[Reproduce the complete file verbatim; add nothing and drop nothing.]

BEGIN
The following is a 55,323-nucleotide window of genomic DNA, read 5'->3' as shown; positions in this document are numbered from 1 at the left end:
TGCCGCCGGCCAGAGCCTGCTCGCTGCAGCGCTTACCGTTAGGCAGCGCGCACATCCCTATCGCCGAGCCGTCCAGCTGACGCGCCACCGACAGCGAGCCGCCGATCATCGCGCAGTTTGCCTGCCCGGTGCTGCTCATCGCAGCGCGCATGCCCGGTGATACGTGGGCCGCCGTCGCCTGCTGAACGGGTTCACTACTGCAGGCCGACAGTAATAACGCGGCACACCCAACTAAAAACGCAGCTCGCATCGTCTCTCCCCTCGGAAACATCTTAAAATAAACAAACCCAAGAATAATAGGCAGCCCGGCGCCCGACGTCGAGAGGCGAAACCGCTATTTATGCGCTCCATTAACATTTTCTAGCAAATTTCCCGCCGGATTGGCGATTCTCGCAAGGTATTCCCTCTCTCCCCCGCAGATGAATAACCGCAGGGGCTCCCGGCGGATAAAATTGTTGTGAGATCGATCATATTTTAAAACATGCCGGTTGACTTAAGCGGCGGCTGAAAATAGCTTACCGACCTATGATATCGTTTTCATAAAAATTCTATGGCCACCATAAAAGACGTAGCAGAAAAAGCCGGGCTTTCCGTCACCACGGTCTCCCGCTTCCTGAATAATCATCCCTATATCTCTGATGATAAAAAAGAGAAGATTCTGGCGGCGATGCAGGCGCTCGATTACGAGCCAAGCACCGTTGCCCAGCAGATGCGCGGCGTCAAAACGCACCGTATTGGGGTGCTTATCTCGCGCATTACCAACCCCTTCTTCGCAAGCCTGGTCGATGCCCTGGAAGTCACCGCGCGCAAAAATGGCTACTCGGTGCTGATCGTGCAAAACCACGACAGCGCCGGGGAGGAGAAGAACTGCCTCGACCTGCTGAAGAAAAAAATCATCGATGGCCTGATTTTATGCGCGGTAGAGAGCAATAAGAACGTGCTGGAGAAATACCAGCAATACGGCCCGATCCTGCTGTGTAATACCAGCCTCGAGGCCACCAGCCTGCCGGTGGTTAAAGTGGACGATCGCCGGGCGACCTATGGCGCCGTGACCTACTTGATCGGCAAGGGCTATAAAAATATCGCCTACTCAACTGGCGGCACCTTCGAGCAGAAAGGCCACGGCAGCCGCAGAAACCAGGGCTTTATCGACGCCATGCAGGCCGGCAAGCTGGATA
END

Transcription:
The following is a 55,323-nucleotide window of genomic DNA, read 5'->3' as shown; positions in this document are numbered from 1 at the left end:
TGCCGCCGGCCAGAGCCTGCTCGCTGCAGCGCTTACCGTTAGGCAGCGCGCACATCCCTATCGCCGAGCCGTCCAGCTGACGCGCCACCGACAGCGAGCCGCCGATCATCGCGCAGTTTGCCTGCCCGGTGCTGCTCATCGCAGCGCGCATGCCCGGTGATACGTGGGCCGCCGTCGCCTGCTGAACGGGTTCACTACTGCAGGCCGACAGTAATAACGCGGCACACCCAACTAAAAACGCAGCTCGCATCGTCTCTCCCCTCGGAAACATCTTAAAATAAACAAACCCAAGAATAATAGGCAGCCCGGCGCCCGACGTCGAGAGGCGAAACCGCTATTTATGCGCTCCATTAACATTTTCTAGCAAATTTCCCGCCGGATTGGCGATTCTCGCAAGGTATTCCCTCTCTCCCCCGCAGATGAATAACCGCAGGGGCTCCCGGCGGATAAAATTGTTGTGAGATCGATCATATTTTAAAACATGCCGGTTGACTTAAGCGGCGGCTGAAAATAGCTTACCGACCTATGATATCGTTTTCATAAAAATTCTATGGCCACCATAAAAGACGTAGCAGAAAAAGCCGGGCTTTCCGTCACCACGGTCTCCCGCTTCCTGAATAATCATCCCTATATCTCTGATGATAAAAAAGAGAAGATTCTGGCGGCGATGCAGGCGCTCGATTACGAGCCAAGCACCGTTGCCCAGCAGATGCGCGGCGTCAAAACGCACCGTATTGGGGTGCTTATCTCGCGCATTACCAACCCCTTCTTCGCAAGCCTGGTCGATGCCCTGGAAGTCACCGCGCGCAAAAATGGCTACTCGGTGCTGATCGTGCAAAACCACGACAGCGCCGGGGAGGAGAAGAACTGCCTCGACCTGCTGAAGAAAAAAATCATCGATGGCCTGATTTTATGCGCGGTAGAGAGCAATAAGAACGTGCTGGAGAAATACCAGCAATACGGCCCGATCCTGCTGTGTAATACCAGCCTCGAGGCCACCAGCCTGCCGGTGGTTAAAGTGGACGATCGCCGGGCGACCTATGGCGCCGTGACCTACTTGATCGGCAAGGGCTATAAAAATATCGCCTACTCAACTGGCGGCACCTTCGAGCAGAAAGGCCACGGCAGCCGCAGAAACCAGGGCTTTATCGACGCCATGCAGGCCGGCAAGCTGGATA